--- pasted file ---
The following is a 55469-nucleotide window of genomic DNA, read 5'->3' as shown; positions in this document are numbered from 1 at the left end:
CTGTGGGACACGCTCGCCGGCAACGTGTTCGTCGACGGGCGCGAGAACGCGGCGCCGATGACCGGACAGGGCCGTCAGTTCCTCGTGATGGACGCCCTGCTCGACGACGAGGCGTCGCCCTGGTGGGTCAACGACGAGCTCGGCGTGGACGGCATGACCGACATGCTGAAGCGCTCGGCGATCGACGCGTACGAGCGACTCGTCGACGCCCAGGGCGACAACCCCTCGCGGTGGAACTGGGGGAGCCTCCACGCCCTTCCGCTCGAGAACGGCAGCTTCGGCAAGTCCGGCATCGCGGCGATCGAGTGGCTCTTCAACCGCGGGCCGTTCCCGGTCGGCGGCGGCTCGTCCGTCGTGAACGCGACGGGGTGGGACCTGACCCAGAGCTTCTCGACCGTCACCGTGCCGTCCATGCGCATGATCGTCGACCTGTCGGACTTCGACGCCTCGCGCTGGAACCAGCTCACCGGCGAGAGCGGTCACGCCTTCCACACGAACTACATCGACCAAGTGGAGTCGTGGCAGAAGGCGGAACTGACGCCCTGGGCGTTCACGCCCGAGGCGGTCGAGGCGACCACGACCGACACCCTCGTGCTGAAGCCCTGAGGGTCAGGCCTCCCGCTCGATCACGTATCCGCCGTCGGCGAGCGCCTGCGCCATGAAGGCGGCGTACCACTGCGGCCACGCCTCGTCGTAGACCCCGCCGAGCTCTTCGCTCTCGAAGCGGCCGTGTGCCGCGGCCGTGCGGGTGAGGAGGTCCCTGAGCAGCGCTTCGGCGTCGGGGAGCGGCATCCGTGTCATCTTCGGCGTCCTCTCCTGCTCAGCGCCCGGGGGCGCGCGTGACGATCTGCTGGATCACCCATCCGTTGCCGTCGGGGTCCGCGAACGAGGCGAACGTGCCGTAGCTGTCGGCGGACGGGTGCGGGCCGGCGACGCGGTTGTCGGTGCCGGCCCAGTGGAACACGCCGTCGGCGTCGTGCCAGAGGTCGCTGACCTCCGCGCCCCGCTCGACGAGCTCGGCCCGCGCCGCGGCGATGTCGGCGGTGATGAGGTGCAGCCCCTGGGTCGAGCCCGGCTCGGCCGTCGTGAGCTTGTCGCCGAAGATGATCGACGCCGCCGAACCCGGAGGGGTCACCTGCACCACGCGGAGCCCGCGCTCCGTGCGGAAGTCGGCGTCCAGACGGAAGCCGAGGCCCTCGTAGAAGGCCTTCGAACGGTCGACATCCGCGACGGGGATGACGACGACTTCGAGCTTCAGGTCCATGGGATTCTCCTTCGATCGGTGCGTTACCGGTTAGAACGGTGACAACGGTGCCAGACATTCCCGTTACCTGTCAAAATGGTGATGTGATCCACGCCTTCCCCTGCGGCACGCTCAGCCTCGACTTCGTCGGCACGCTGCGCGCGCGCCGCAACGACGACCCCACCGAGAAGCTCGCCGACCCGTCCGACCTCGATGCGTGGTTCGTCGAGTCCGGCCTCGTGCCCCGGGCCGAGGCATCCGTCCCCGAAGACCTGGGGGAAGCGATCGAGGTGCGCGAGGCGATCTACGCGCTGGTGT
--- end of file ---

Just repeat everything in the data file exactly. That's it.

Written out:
The following is a 55469-nucleotide window of genomic DNA, read 5'->3' as shown; positions in this document are numbered from 1 at the left end:
CTGTGGGACACGCTCGCCGGCAACGTGTTCGTCGACGGGCGCGAGAACGCGGCGCCGATGACCGGACAGGGCCGTCAGTTCCTCGTGATGGACGCCCTGCTCGACGACGAGGCGTCGCCCTGGTGGGTCAACGACGAGCTCGGCGTGGACGGCATGACCGACATGCTGAAGCGCTCGGCGATCGACGCGTACGAGCGACTCGTCGACGCCCAGGGCGACAACCCCTCGCGGTGGAACTGGGGGAGCCTCCACGCCCTTCCGCTCGAGAACGGCAGCTTCGGCAAGTCCGGCATCGCGGCGATCGAGTGGCTCTTCAACCGCGGGCCGTTCCCGGTCGGCGGCGGCTCGTCCGTCGTGAACGCGACGGGGTGGGACCTGACCCAGAGCTTCTCGACCGTCACCGTGCCGTCCATGCGCATGATCGTCGACCTGTCGGACTTCGACGCCTCGCGCTGGAACCAGCTCACCGGCGAGAGCGGTCACGCCTTCCACACGAACTACATCGACCAAGTGGAGTCGTGGCAGAAGGCGGAACTGACGCCCTGGGCGTTCACGCCCGAGGCGGTCGAGGCGACCACGACCGACACCCTCGTGCTGAAGCCCTGAGGGTCAGGCCTCCCGCTCGATCACGTATCCGCCGTCGGCGAGCGCCTGCGCCATGAAGGCGGCGTACCACTGCGGCCACGCCTCGTCGTAGACCCCGCCGAGCTCTTCGCTCTCGAAGCGGCCGTGTGCCGCGGCCGTGCGGGTGAGGAGGTCCCTGAGCAGCGCTTCGGCGTCGGGGAGCGGCATCCGTGTCATCTTCGGCGTCCTCTCCTGCTCAGCGCCCGGGGGCGCGCGTGACGATCTGCTGGATCACCCATCCGTTGCCGTCGGGGTCCGCGAACGAGGCGAACGTGCCGTAGCTGTCGGCGGACGGGTGCGGGCCGGCGACGCGGTTGTCGGTGCCGGCCCAGTGGAACACGCCGTCGGCGTCGTGCCAGAGGTCGCTGACCTCCGCGCCCCGCTCGACGAGCTCGGCCCGCGCCGCGGCGATGTCGGCGGTGATGAGGTGCAGCCCCTGGGTCGAGCCCGGCTCGGCCGTCGTGAGCTTGTCGCCGAAGATGATCGACGCCGCCGAACCCGGAGGGGTCACCTGCACCACGCGGAGCCCGCGCTCCGTGCGGAAGTCGGCGTCCAGACGGAAGCCGAGGCCCTCGTAGAAGGCCTTCGAACGGTCGACATCCGCGACGGGGATGACGACGACTTCGAGCTTCAGGTCCATGGGATTCTCCTTCGATCGGTGCGTTACCGGTTAGAACGGTGACAACGGTGCCAGACATTCCCGTTACCTGTCAAAATGGTGATGTGATCCACGCCTTCCCCTGCGGCACGCTCAGCCTCGACTTCGTCGGCACGCTGCGCGCGCGCCGCAACGACGACCCCACCGAGAAGCTCGCCGACCCGTCCGACCTCGATGCGTGGTTCGTCGAGTCCGGCCTCGTGCCCCGGGCCGAGGCATCCGTCCCCGAAGACCTGGGGGAAGCGATCGAGGTGCGCGAGGCGATCTACGCGCTGGTGT